Denmark is one of the largest fishing countries in Europe, although in terms of yields it is dwarfed by income from industry and agriculture. Cod, flatfish and herring are the main species that are caught and then processed into fish oil, fish meal and canned fish. Germany purchases most fish products. Main fishing ports are Esbjerg, Hirtshalsen and Skagen.

Denmark is one of the largest producers of livestock products. Meat, leather, milk and cheese, among other things, are exported on a large scale. Fur farming is also still a significant economic activity. There are about 5000 breeding farms.

Mining, industry and trade

 Middelgrunden offshore wind farm in DenmarkPhoto:Kim Hansen Creative Commons Attribution-Share Alike 3.0 Unported no changes made

Denmark has to import almost all raw materials. The only economic activities of importance in mining are the extraction of salt, granite, lime, clay, sandstone and sulfur, among other things. Petroleum has been extracted off the coast of Denmark since 1972. In 1984 the production of natural gas from the North Sea started. In recent years, Denmark has also been focusing on renewable energy.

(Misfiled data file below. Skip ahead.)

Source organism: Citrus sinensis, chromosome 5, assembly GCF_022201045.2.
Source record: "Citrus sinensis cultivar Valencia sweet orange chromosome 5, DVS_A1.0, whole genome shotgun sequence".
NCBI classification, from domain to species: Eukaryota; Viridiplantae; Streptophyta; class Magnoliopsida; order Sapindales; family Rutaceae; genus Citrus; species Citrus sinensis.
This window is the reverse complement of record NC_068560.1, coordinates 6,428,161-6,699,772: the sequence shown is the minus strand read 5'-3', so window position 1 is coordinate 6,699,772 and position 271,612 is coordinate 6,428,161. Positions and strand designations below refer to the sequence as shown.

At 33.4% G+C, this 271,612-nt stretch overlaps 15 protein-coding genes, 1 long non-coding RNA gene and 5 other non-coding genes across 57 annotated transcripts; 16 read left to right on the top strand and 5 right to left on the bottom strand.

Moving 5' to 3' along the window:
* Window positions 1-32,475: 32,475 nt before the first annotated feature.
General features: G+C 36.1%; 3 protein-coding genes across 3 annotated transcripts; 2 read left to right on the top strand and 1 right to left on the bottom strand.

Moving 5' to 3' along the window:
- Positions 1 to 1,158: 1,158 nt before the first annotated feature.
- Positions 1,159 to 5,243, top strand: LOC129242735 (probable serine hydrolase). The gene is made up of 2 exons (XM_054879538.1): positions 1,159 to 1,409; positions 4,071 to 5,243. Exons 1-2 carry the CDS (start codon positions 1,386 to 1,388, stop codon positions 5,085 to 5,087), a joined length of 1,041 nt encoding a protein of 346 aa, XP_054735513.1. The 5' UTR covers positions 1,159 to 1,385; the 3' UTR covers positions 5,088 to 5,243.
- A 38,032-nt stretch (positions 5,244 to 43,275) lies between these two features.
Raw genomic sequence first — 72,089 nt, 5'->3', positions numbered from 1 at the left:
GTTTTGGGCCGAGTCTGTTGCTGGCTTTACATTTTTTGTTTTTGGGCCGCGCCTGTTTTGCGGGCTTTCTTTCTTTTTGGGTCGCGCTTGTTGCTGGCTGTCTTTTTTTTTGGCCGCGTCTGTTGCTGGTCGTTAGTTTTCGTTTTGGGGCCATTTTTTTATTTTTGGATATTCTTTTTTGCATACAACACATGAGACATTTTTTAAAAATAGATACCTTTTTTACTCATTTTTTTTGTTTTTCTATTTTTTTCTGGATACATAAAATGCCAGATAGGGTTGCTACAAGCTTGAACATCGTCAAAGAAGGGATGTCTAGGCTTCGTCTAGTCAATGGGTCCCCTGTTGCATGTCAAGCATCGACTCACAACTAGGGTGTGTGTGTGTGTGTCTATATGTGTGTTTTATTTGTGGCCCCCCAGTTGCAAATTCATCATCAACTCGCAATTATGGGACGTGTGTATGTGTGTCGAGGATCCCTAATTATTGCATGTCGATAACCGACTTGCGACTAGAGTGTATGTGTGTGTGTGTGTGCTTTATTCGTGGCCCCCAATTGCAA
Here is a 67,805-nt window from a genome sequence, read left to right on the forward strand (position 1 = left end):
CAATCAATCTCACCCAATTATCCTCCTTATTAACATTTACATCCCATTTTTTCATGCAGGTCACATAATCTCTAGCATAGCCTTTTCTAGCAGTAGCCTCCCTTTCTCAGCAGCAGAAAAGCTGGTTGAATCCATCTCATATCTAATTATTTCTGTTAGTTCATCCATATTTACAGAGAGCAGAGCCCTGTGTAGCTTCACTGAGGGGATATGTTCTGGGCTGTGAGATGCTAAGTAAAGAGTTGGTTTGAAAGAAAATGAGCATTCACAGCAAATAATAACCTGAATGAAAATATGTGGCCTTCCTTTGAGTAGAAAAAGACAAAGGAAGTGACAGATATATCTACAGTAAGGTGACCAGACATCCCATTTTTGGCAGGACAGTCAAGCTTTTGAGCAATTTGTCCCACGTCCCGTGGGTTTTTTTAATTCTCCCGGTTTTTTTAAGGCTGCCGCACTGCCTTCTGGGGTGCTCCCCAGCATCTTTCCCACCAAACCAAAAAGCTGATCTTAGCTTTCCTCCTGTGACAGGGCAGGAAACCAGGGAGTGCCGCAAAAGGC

After World War II, Denmark changed from an agricultural country to an industrial country with an emphasis on high-quality products. Important industrial centers are Copenhagen and the surrounding area, Odense, Aarhus, Silkeborg and Vejle. After 1970 many companies moved from the Copenhagen region to the west of the country, especially to Jutland. Copenhagen became more of a service center. Most employees are in the food industry, followed by mechanical engineering and the metal industry.